Having spent the past two decades as a fitness instructor, I’ve learned a thing or two about New Year’s resolutions.
I’ve watched class sizes dwindle as gym-goers focus their time from October through December preparing for -- and just trying to survive -- the holiday season.
And once the last present is unwrapped and the last guest sent on their merry way, gyms everywhere are filled with people trying to absolve themselves of so-called food sins and achieve Olympic-like athletic feats through lists of resolutions longer than their holiday shopping list.
And then … February. Gym numbers drop and stabilize until the next holiday season. Every. Single. Year.
If the definition of insanity is repeating the same behavior over and over again while expecting a different result, isn’t it time we knocked that off? Rather than the obligatory “top resolutions” list, how about a list of resolutions not to make?
Trust me -- I get it. Almost every year I resolve to run a few marathons, never, ever lose my temper with my kids (when it’s usually my fault we’re running late), become a master chef (still working on basic knife skills) and organize my closet and garage so beautifully Pinterest will come knocking. And in the last days of the year, I’m reflect on those goals. I got closer, sure, but overall perfection? Nope. But here’s the thing: Why can’t “closer” be good enough?
Let’s let ourselves off the hook. Yes, examine 2016. What worked for you? What do you need to say “Bye Felicia” to? For 2017, how about resolving to be kinder and gentler with ourselves rather than super-human?
With that, here’s three resolutions I propose we don’t make.
Lose 5 pounds (or 10 or 20)
Being at a healthy weight or BMI is important in the overall scheme of things. Extra weight can strain your most important muscle of all -- your heart -- put undue stress on your joints, affect your mobility and overall quality of life. But: Do you really need to lose 5 pounds to be healthier, or are those 5 pounds what fit star Jillian Michaels calls “vanity pounds?”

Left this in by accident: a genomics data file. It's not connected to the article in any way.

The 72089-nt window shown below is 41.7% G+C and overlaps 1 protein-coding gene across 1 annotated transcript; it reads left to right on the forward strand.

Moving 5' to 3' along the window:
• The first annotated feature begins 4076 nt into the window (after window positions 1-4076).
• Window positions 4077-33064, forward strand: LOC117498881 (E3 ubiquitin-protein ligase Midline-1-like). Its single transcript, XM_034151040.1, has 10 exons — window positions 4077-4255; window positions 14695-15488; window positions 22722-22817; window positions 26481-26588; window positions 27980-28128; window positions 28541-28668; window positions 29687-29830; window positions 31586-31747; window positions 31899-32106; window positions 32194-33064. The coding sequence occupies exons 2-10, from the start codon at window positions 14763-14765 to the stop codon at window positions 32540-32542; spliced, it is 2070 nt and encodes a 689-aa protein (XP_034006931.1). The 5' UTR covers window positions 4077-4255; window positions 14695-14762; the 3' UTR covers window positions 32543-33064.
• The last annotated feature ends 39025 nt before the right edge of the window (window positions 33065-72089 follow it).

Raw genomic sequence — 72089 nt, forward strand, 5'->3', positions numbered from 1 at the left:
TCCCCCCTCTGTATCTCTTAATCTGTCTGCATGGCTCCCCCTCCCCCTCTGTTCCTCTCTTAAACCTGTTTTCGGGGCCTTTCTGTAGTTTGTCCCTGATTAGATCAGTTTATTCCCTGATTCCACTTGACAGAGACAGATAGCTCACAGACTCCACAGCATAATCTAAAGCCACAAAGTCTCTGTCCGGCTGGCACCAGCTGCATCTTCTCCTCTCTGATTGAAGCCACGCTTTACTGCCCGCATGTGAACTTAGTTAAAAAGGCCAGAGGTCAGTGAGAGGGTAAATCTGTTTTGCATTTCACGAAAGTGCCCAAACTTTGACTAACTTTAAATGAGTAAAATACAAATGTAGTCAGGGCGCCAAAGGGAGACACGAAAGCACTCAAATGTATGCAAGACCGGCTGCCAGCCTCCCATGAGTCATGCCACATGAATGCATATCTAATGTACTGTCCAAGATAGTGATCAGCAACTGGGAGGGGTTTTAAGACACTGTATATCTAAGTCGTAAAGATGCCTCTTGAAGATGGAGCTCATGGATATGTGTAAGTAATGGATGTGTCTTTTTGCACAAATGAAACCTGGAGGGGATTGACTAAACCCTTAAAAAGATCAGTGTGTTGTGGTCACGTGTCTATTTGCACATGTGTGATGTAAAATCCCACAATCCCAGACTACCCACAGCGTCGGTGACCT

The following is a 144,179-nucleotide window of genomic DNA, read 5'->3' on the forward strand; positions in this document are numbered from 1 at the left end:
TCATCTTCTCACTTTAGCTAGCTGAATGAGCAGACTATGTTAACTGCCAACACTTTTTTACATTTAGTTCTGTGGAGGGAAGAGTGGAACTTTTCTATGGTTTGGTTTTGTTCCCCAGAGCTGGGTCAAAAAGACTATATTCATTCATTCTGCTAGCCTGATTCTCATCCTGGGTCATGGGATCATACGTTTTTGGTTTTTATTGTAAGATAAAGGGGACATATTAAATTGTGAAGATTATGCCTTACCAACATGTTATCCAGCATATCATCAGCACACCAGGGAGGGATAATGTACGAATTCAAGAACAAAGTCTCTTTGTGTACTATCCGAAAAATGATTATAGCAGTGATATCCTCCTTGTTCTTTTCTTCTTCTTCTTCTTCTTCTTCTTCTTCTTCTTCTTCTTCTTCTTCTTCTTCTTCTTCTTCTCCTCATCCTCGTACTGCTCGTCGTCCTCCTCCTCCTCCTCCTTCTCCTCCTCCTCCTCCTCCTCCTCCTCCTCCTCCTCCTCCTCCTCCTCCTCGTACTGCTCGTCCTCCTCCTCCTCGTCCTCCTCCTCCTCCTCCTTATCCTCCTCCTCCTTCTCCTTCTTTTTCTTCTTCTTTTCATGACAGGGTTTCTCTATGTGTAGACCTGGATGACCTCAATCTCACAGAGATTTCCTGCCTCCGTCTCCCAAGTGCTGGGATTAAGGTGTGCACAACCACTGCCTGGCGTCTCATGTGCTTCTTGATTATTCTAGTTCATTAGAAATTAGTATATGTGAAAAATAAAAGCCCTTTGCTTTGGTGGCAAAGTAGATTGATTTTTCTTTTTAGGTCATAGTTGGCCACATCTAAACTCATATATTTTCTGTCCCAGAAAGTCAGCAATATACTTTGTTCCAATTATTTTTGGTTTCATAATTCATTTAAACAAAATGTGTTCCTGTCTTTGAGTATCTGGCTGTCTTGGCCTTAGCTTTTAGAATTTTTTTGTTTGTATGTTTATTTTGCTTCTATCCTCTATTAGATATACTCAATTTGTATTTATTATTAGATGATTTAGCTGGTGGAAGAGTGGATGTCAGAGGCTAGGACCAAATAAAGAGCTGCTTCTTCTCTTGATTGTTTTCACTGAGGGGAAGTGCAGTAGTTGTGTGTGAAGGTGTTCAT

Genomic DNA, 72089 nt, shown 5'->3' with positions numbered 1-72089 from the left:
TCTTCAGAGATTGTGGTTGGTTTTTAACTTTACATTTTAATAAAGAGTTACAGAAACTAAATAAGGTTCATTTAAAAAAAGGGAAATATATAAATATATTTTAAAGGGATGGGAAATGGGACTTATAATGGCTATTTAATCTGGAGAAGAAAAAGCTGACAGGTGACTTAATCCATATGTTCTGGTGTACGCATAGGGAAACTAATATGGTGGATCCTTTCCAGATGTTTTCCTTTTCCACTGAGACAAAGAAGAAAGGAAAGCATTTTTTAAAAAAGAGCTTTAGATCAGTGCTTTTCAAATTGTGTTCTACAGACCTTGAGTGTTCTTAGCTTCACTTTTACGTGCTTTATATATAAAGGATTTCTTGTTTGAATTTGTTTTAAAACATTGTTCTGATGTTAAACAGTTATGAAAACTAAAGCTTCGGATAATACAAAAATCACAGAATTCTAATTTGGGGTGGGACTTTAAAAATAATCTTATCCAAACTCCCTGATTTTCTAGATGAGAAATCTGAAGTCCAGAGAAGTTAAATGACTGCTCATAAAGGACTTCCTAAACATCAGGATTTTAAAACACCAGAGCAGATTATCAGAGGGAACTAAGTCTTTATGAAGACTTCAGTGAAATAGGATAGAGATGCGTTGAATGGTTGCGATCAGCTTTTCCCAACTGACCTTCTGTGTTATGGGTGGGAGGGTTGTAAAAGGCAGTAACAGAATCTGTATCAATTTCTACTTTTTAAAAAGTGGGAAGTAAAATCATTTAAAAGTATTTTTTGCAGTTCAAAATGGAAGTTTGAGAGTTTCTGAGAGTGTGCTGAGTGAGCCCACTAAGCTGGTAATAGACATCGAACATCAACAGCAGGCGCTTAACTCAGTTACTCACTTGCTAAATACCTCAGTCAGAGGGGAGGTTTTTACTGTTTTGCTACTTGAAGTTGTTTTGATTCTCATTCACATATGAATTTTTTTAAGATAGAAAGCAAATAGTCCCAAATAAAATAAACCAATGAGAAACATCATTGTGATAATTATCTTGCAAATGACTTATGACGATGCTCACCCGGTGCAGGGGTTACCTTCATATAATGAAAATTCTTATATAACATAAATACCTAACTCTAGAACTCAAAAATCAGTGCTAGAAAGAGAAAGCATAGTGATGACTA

Rather than stressing out about how your body will look in the summer (it’s winter, for Pete’s sake), focus on smaller goals that have a big impact overall. Aim to drink eight-plus glasses of water per day. Cut back a bit on sugar and white carbs. Be a bit more accountable for what you eat on the weekends. Add a new ab routine a few days a week. Reasonable, realistic and incremental changes can add up to big results during the course of a year.
Be a better ... (parent, spouse, employee, basket weaver)
Being “better” at anything is an awesome goal, but pretty unmeasurable. How will you know at the end of the year if you achieved Mom-of-the-Year status? Again, cut yourself some slack. How about resolving to reduce screen time in your home a few nights a week and engaging with the family for a walk or a board game? You can become a better cook by booking some knife skills classes rather than expecting every meal to be Instagram-worthy (note to self). Keep it realistic, make it measurable.
Do more ... (housework, yard work, work-work)
Sure, there are the basic demands on our time that demand our attention -- making sure the grass doesn’t get so long it swallows up the family pets, for instance. But take a close look at what your ego might be beating you up about. Do you really need a perfectly trimmed topiary garden in your backyard, or can you relax and smell the flowers that pop up every year on their very own? Instead of driving ourselves nuts with “shoulds” (one of the most dangerous words in the English language, by the way), how about pressing pause and asking yourself if it’s really important?
After all, at the end of 2017, will you think fondly of the many hours you worked on your beautifully manicured yard, or will you remember the times you spent sitting in your yard with those you love, admiring their beautiful gifts and sharing yours?
Let’s turn that whole resolution thing on its head and have the best year ever.